Is selective adsorption of uranium by amiodoxine a viable option for alternate renewable energy sources? Russia mines >1000 tons/ year, to?

compare with 1 kg/ year obtained using 350 kg of reusable adsorptive fabric by US researchers, who claim to be close to success.


Thank you @Andrew Smith for you've answered this Q. Plus @Vaman, coal users may heat a cup of water for tea, but with the population nearing 8 billion, the giants have huge demands so Russia, US, and others could consume all our fuels within the decade ahead. Would all those taking hard drinks stop and become teetotalers?

3 Answers

  • 1 year ago
    Favourite answer

    If something is absorbed by some other chemical then by very definition it is not renewable.

    The chemical is USED by the process. And so that chemical would need replacement.

    Whatever you might choose to refer to, if something is used up and not automatically replaced, via normal natural processes, then it is not renewable.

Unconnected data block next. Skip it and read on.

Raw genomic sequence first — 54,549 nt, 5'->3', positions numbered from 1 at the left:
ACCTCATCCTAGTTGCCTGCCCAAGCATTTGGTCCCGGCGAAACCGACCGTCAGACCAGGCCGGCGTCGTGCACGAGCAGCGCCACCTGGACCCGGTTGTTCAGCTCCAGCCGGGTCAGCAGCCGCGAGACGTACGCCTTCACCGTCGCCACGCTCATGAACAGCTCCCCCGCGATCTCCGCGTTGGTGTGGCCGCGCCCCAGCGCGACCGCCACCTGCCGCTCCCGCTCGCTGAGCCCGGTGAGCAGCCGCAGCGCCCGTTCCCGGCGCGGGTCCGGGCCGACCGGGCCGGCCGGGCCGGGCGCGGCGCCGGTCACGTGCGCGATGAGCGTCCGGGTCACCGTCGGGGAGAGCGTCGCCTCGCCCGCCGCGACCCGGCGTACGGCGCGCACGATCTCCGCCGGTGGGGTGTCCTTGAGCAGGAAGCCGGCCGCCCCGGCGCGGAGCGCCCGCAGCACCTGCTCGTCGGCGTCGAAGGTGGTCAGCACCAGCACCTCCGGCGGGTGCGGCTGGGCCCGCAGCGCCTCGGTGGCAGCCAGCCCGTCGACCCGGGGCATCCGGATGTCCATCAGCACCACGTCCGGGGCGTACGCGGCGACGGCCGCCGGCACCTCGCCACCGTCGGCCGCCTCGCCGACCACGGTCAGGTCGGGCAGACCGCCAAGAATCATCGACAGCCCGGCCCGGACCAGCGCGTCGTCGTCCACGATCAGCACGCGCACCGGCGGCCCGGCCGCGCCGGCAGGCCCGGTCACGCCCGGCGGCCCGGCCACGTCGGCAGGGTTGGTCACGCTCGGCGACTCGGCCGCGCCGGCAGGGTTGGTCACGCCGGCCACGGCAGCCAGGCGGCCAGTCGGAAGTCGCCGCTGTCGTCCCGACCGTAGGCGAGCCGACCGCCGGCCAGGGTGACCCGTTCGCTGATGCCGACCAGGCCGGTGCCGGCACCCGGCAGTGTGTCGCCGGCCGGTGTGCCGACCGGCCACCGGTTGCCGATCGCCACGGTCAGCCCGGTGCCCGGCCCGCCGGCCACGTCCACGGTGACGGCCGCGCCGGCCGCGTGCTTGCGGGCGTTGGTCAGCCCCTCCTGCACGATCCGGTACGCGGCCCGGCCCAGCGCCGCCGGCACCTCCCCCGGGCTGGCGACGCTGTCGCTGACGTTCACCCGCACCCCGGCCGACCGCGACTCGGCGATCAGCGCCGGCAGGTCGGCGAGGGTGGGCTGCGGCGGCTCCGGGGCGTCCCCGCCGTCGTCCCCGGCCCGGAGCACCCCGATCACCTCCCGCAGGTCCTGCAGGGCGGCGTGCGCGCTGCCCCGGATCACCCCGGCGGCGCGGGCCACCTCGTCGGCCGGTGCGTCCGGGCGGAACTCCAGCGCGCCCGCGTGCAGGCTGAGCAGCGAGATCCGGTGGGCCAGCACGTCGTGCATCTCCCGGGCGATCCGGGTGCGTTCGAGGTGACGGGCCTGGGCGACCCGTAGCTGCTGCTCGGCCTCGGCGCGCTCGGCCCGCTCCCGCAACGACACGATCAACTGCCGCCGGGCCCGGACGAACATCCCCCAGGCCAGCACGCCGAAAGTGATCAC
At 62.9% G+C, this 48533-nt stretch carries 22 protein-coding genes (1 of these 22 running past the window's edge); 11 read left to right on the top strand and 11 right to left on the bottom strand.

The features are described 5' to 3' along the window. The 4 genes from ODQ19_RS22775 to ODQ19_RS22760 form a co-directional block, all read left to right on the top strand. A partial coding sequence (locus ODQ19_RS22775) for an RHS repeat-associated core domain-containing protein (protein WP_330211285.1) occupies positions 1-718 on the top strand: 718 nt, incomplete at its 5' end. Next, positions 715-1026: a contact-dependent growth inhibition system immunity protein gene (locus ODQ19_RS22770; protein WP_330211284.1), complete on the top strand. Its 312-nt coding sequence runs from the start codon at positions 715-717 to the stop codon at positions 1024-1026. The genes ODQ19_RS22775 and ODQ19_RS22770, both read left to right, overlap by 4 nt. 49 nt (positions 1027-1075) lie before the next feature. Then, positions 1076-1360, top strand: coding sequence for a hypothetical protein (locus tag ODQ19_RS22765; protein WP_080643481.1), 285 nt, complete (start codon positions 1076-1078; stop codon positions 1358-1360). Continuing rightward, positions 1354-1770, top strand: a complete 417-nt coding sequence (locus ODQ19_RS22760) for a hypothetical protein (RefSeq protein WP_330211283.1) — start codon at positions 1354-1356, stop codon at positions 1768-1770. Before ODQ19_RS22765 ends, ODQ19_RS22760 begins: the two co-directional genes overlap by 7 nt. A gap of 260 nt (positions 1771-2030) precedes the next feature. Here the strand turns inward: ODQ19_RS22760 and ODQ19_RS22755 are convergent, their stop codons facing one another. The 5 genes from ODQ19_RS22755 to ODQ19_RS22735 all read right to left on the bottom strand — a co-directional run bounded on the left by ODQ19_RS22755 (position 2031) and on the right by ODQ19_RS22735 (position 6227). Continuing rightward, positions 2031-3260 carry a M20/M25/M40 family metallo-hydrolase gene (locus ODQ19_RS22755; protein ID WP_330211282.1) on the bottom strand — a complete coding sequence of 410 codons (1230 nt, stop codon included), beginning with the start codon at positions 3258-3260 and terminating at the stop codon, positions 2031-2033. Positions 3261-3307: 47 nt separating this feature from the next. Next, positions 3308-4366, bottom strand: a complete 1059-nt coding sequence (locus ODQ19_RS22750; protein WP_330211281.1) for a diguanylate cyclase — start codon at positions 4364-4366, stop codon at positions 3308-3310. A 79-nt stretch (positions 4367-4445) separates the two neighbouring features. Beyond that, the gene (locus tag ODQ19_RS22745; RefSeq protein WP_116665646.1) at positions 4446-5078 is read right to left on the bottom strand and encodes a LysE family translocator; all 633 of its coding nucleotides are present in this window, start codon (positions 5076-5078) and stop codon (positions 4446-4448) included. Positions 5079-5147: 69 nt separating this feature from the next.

• 1 year ago

    Selective adsorption is the final stage in mining Uranium from seawater. However, it is presently too slow to be useful. To increase the concentration of uranium: Sending suitable energy waves into the seawater in a secluded region could help draw in uranium atoms from a large volume of seawater (the probability that atoms rearrange and accumulate based on their mass when energy waves are radiated into the seawater is the basis.)

  • Vaman
    Lv 7
    1 year ago

    Stories and imagination are un bound. What we need heat to boil the water. How we get it does not matter. If they can prepare a cup of tea and drink it then, we should call it as a possibility. Otherwise, it will become a sensational news like cold fusion.

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